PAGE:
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Cleanup status

OK, here's another try.

My recent message prompted enough debate that I thought I would clarify what I
meant in my recent message about FLET. Some assumptions:

X3J13 is attempting to define an ANSI standard for Common Lisp.
X3J13 is starting with "Common Lisp the Language" by Guy L. Steele, Jr. and
considering various clarifications, changes, additions, enhancements,

The "cleanup committee" of X3J13 is considering those minor clarifications,
changes, additions, enhancements, modifications as do not fit within the charter
of the other subcommittee's of X3J13 (namely objects, windows & graphics,
characters, iteration, compilation, validation, and possibly some others that I

The process for various cleanups is that we (the cleanup committee) consider
proposals either that we generate (e.g., based on Guy Steele's original list of
proposed modifications), that we get from the community, or are based on mail to
common-lisp@Sail.stanford.edu that seems to have reached some convergence.

We produce a writeup (similar to the one I mailed for FLET-IMPLICIT-BLOCK) for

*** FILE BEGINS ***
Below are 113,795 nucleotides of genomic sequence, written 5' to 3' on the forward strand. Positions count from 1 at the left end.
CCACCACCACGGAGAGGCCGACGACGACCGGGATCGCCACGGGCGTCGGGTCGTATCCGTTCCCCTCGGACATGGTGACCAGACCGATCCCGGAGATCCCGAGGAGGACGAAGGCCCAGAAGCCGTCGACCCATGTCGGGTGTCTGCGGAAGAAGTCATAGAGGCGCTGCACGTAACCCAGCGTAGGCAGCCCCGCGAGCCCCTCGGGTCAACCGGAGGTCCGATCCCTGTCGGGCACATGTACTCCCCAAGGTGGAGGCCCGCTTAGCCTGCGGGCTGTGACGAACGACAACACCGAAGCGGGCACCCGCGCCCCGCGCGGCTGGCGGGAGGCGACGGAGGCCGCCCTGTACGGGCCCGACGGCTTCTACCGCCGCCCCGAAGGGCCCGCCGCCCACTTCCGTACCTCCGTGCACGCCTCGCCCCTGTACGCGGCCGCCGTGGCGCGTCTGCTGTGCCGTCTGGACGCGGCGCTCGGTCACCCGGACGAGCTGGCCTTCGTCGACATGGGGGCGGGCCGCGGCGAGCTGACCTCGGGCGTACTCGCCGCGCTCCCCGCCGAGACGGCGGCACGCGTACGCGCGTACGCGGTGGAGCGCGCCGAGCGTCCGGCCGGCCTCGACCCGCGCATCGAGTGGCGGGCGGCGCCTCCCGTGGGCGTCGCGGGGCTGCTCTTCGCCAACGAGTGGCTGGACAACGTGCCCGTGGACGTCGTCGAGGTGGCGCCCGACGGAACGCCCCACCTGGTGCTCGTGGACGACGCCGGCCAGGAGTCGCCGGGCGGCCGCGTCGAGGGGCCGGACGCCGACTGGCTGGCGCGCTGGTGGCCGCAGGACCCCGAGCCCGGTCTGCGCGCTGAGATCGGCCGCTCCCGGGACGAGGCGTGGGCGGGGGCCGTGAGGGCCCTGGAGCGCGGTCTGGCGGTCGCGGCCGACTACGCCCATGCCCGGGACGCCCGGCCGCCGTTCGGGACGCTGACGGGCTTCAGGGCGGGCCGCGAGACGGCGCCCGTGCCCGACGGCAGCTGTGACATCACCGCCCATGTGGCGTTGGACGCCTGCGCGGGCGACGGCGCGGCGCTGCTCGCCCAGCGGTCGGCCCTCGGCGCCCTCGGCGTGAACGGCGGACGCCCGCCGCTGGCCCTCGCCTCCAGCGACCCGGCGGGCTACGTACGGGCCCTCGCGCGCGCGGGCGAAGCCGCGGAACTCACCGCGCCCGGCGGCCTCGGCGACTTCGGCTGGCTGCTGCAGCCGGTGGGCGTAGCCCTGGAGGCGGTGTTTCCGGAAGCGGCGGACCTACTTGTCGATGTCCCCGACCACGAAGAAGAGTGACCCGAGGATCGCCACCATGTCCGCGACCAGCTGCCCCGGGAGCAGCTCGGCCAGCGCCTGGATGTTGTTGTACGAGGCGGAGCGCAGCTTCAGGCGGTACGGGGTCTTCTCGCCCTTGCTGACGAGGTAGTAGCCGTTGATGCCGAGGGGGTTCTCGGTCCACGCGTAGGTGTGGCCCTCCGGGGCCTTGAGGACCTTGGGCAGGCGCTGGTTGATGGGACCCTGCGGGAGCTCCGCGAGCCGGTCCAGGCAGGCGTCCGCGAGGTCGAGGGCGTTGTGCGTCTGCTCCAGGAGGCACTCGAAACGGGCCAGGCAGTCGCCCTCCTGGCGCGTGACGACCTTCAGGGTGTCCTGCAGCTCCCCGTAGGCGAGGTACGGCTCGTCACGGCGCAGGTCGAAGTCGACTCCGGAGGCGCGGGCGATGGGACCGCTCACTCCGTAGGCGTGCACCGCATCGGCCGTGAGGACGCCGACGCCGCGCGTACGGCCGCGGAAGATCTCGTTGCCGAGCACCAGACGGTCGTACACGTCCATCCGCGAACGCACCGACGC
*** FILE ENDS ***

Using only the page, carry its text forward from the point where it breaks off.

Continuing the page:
consideration by X3J13. X3J13 then can vote on a ballot which essentially says
("we believe the ANSI standard for Common Lisp should reflect the following
change/addition/enhancement" etc.)

The cleanup proposals, in their various draft forms, are a good indication of
those places where CLtL is ambiguous, lacking, or subject to change; those
cleanup proposals endorsed by X3J13 are a very good indication of what the ANSI
standard will look like. However, the result of the standard process will be a
single standard with (we hope) no options. An implementation will either conform
or it will not. 

If implementors want our advice (unlikely as that might be), we'd advise them to
quickly adopt those proposals which resolve ambiguities in CLtL and (as
"Proposed Extensions likely to be in the Common Lisp standard") to implement
those proposals that are extensions.

However, we would advise implementors not to release (at least as "Common Lisp")
implementations with the proposals that are incompatible changes; to do
otherwise would increase the diversity of "Common Lisp" implementations for
users, rather than decrease it. 

Most strongly, of course, we'd advise implementors to document their
implementation carefully in these areas, so that users might at least #+ and #-
around problem areas.

Part of the reason is that, even though the proposals have received endorsement
in isolation, they may be later superseded by other proposals or rescinded on
the basis of "new evidence".

What's it all mean to users of Common Lisp?

Well, of course, we hope the proposals themselves cntain useful information,
and explain why there was an issue at all, and the reasons for our choice. 

If you have strong opinions about any of the proposals, make sure your X3J13
representative hears about them. If you would like some additional changes,
please give them to your X3J13 representative to submit.